Mervin and Maureen Belcher were the ultimate dressage aficionados. Where others admired David Beckham and Tiger Woods, the Belcher's pantheon of sporting greatness was occupied by Anky, Isabelle and our own dear Carl.
For many years they had dedicated themselves to the promotion of the dressage career of their only daughter Minerva.
Sadly, however, she had wasted a promising future to run off with Ken Braylee, an older divorcee with his own gents clothing outlet in Shipston Vaysey.
Minerva’s defection had been particularly hurtful since she was just on the brink of international selection.
Maureen had been so looking forward to sharing a joke over the canapes with the current Chairman at the traditional and exclusive young international riders' parents' pre-training camp cocktail soiree.
Maureen, who always admired luxury brands, found these occasions so chic - with the reception sponsored by the likes of Cartier and Rolex and never Fray Bentos or Lidl.
Tragically, her taste of la dolce vita had now been snatched away.
Careers in human resources at the Vale of Vaysey Electricity Board - itself a seething cauldron of bitter political conflict and self-promotion – had however equipped Mervin and Maureen to fight on after such a setback.
Although their Minerva had deserted the cause of British Dressage, they would ensure that this should never be said of her more committed parents.
Over coffee and hobnobs on the kitchen table at Donner Cottage on the outskirts of Pammy-under-Snood, the Belchers would plan each season’s campaign as precisely as a Kyra half-pass.
Last year, funds had stretched to a holiday in
This year their
Apart from seeing their heroes compete, the Belchers hoped to rub shoulders with them and “be accepted on the circuit”.
On most mornings the Maureen and Mervin would pack their flask and sandwiches and bundle labradors Bonnie and Sally, named in tribute to Bonfire and Salinero, into the Freelander. The fact that this was a dressage fan's vehicle was signalled the bumper sticker: “Dressage riders enter at A and proceed without halting”.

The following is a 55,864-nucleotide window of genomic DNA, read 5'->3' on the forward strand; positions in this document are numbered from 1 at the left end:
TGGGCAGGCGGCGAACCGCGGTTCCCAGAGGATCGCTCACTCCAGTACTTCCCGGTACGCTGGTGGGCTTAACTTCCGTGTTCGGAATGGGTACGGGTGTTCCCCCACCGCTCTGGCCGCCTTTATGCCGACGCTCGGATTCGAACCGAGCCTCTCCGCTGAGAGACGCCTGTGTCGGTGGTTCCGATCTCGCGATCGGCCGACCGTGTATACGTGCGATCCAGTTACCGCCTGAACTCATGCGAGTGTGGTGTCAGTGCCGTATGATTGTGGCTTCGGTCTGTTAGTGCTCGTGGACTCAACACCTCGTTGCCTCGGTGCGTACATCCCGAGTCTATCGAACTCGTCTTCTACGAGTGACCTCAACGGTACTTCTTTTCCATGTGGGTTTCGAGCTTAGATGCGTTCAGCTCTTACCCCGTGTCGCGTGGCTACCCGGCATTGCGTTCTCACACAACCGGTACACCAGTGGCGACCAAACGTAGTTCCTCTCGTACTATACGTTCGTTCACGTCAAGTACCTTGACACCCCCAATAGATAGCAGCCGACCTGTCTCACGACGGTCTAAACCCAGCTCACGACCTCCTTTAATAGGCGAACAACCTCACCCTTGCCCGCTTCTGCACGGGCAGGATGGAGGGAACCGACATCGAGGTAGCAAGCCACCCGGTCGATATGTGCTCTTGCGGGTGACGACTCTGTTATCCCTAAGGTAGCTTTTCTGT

The Belchers enjoyed the affiliated days at venues such as Addington, which they preferred because of its convenient parking and superior catering. “You get a nicer class of spectator there”, sniffed Maureen. “Very select” agreed Mervin.
At the Winter Championships, they would be in the front row insulated from head to toe in Musto and Pikeur with unused Newmarkets over their knees, making loud comments on technique with a smattering of German terms.
As Mervin and Maureen enjoyed the latest young international’s new piece for the kur, to a clever Pet Shop Boys medley, they marvelled at how the sport had progressed in such a short time. They were so pleased that Scottish reels on the accordion had all-but disappeared.
Secretly, however, each grieved that their Minerva hadn’t just competed.
Both sighed inside that they weren’t now going to congratulate her and laugh with Laura and Pammy over drinks in the sponsor’s marquee. "All for the sake of a middle-aged, natty outfitter from Shipston Vaysey: sometimes life was just too cruel".